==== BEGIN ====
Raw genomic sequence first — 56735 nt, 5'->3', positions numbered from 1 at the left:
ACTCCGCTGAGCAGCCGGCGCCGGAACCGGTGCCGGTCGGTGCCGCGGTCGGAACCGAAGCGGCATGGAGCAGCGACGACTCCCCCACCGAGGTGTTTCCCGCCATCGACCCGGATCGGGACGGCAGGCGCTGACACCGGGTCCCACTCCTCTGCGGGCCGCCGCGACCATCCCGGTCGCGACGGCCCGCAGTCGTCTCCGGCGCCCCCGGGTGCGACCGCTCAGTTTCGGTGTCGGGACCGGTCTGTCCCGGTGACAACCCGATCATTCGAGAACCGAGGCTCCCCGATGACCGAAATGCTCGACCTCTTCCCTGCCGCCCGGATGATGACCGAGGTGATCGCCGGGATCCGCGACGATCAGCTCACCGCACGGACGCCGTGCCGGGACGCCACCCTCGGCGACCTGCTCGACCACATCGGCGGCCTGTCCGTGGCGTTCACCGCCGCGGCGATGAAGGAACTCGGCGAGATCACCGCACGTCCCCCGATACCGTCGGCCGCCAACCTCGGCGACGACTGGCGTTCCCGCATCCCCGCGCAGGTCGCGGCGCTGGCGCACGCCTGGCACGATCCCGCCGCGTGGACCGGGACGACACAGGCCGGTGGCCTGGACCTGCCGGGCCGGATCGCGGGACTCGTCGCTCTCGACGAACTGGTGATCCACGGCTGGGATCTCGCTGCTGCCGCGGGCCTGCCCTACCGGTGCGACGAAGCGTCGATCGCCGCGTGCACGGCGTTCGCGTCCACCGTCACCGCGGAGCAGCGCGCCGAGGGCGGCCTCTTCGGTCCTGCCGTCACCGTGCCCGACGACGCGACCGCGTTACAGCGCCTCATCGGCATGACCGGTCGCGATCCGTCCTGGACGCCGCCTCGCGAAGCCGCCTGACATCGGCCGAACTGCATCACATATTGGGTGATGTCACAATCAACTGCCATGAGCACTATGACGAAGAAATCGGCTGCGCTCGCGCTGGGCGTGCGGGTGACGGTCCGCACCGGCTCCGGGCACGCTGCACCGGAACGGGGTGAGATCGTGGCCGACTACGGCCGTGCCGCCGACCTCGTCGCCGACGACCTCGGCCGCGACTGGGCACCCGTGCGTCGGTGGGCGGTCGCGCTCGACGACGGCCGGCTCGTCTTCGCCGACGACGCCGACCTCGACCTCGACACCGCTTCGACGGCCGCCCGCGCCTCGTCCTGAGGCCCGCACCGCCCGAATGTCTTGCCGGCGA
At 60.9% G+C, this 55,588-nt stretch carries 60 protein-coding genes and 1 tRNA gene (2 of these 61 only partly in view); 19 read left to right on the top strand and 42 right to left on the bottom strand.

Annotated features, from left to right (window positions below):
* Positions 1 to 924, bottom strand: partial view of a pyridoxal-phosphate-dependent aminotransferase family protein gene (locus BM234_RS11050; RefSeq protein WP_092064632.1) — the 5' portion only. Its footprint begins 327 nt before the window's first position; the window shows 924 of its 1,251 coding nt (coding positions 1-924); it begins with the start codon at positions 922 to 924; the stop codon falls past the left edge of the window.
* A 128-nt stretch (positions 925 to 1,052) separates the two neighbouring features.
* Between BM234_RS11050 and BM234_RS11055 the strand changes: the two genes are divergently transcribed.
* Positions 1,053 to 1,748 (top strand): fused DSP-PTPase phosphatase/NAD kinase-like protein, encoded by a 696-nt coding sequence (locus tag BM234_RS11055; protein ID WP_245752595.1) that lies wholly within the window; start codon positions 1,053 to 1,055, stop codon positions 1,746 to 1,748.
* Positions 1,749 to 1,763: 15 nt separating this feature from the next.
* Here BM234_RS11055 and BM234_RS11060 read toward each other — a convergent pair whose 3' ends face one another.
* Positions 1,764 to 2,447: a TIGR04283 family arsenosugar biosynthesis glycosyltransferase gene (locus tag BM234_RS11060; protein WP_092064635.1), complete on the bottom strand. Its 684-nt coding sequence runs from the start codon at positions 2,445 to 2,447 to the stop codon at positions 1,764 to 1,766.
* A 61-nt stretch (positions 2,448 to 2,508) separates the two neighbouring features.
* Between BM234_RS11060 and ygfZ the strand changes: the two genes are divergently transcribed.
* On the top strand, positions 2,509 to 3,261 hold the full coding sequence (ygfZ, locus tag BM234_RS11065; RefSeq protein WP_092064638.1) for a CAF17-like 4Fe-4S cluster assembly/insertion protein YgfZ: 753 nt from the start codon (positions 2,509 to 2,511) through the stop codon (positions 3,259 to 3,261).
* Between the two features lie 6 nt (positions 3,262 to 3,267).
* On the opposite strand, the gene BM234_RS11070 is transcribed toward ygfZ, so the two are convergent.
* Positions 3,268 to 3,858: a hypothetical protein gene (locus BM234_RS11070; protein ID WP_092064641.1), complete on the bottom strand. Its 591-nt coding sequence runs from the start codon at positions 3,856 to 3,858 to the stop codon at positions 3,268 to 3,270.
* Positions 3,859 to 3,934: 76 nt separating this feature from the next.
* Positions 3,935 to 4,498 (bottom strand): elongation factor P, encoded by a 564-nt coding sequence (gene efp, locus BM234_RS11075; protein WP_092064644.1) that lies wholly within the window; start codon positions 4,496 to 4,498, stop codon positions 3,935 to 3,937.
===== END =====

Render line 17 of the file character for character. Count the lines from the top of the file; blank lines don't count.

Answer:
* Positions 3,268 to 3,858: a hypothetical protein gene (locus BM234_RS11070; protein ID WP_092064641.1), complete on the bottom strand. Its 591-nt coding sequence runs from the start codon at positions 3,856 to 3,858 to the stop codon at positions 3,268 to 3,270.